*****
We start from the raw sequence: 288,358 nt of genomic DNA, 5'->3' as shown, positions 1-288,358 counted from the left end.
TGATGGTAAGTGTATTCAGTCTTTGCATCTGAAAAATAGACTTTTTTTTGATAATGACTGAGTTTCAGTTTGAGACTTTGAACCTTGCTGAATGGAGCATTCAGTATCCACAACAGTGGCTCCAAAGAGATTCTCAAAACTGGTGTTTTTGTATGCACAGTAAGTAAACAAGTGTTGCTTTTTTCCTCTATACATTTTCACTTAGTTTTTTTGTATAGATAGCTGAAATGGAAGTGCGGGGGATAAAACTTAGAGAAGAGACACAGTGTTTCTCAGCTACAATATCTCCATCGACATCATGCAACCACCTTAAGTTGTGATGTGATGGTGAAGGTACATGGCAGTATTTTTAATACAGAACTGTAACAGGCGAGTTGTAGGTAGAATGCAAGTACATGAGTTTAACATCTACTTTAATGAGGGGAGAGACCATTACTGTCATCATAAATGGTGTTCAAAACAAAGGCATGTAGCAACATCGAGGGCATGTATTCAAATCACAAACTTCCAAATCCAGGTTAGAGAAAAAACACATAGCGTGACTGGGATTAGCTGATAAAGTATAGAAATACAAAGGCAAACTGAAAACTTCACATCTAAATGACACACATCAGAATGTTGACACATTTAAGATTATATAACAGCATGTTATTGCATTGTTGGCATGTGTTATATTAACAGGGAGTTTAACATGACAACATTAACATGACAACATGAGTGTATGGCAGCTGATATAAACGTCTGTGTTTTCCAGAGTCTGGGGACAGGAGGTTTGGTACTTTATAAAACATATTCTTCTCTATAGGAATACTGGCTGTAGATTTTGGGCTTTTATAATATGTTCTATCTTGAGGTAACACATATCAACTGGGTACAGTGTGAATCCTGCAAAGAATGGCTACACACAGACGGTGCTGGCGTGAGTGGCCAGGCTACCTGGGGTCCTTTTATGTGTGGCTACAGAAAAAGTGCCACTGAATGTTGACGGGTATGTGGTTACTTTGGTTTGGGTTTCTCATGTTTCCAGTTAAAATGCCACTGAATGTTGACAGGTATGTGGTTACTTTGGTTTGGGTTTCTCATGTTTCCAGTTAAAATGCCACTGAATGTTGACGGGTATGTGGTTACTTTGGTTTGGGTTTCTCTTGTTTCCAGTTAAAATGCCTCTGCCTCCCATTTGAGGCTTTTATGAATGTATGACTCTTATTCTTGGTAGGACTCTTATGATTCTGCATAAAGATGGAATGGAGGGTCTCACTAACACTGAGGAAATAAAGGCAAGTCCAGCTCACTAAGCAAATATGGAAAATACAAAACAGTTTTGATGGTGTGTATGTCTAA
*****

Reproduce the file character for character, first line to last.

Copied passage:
We start from the raw sequence: 288,358 nt of genomic DNA, 5'->3' as shown, positions 1-288,358 counted from the left end.
TGATGGTAAGTGTATTCAGTCTTTGCATCTGAAAAATAGACTTTTTTTTGATAATGACTGAGTTTCAGTTTGAGACTTTGAACCTTGCTGAATGGAGCATTCAGTATCCACAACAGTGGCTCCAAAGAGATTCTCAAAACTGGTGTTTTTGTATGCACAGTAAGTAAACAAGTGTTGCTTTTTTCCTCTATACATTTTCACTTAGTTTTTTTGTATAGATAGCTGAAATGGAAGTGCGGGGGATAAAACTTAGAGAAGAGACACAGTGTTTCTCAGCTACAATATCTCCATCGACATCATGCAACCACCTTAAGTTGTGATGTGATGGTGAAGGTACATGGCAGTATTTTTAATACAGAACTGTAACAGGCGAGTTGTAGGTAGAATGCAAGTACATGAGTTTAACATCTACTTTAATGAGGGGAGAGACCATTACTGTCATCATAAATGGTGTTCAAAACAAAGGCATGTAGCAACATCGAGGGCATGTATTCAAATCACAAACTTCCAAATCCAGGTTAGAGAAAAAACACATAGCGTGACTGGGATTAGCTGATAAAGTATAGAAATACAAAGGCAAACTGAAAACTTCACATCTAAATGACACACATCAGAATGTTGACACATTTAAGATTATATAACAGCATGTTATTGCATTGTTGGCATGTGTTATATTAACAGGGAGTTTAACATGACAACATTAACATGACAACATGAGTGTATGGCAGCTGATATAAACGTCTGTGTTTTCCAGAGTCTGGGGACAGGAGGTTTGGTACTTTATAAAACATATTCTTCTCTATAGGAATACTGGCTGTAGATTTTGGGCTTTTATAATATGTTCTATCTTGAGGTAACACATATCAACTGGGTACAGTGTGAATCCTGCAAAGAATGGCTACACACAGACGGTGCTGGCGTGAGTGGCCAGGCTACCTGGGGTCCTTTTATGTGTGGCTACAGAAAAAGTGCCACTGAATGTTGACGGGTATGTGGTTACTTTGGTTTGGGTTTCTCATGTTTCCAGTTAAAATGCCACTGAATGTTGACAGGTATGTGGTTACTTTGGTTTGGGTTTCTCATGTTTCCAGTTAAAATGCCACTGAATGTTGACGGGTATGTGGTTACTTTGGTTTGGGTTTCTCTTGTTTCCAGTTAAAATGCCTCTGCCTCCCATTTGAGGCTTTTATGAATGTATGACTCTTATTCTTGGTAGGACTCTTATGATTCTGCATAAAGATGGAATGGAGGGTCTCACTAACACTGAGGAAATAAAGGCAAGTCCAGCTCACTAAGCAAATATGGAAAATACAAAACAGTTTTGATGGTGTGTATGTCTAA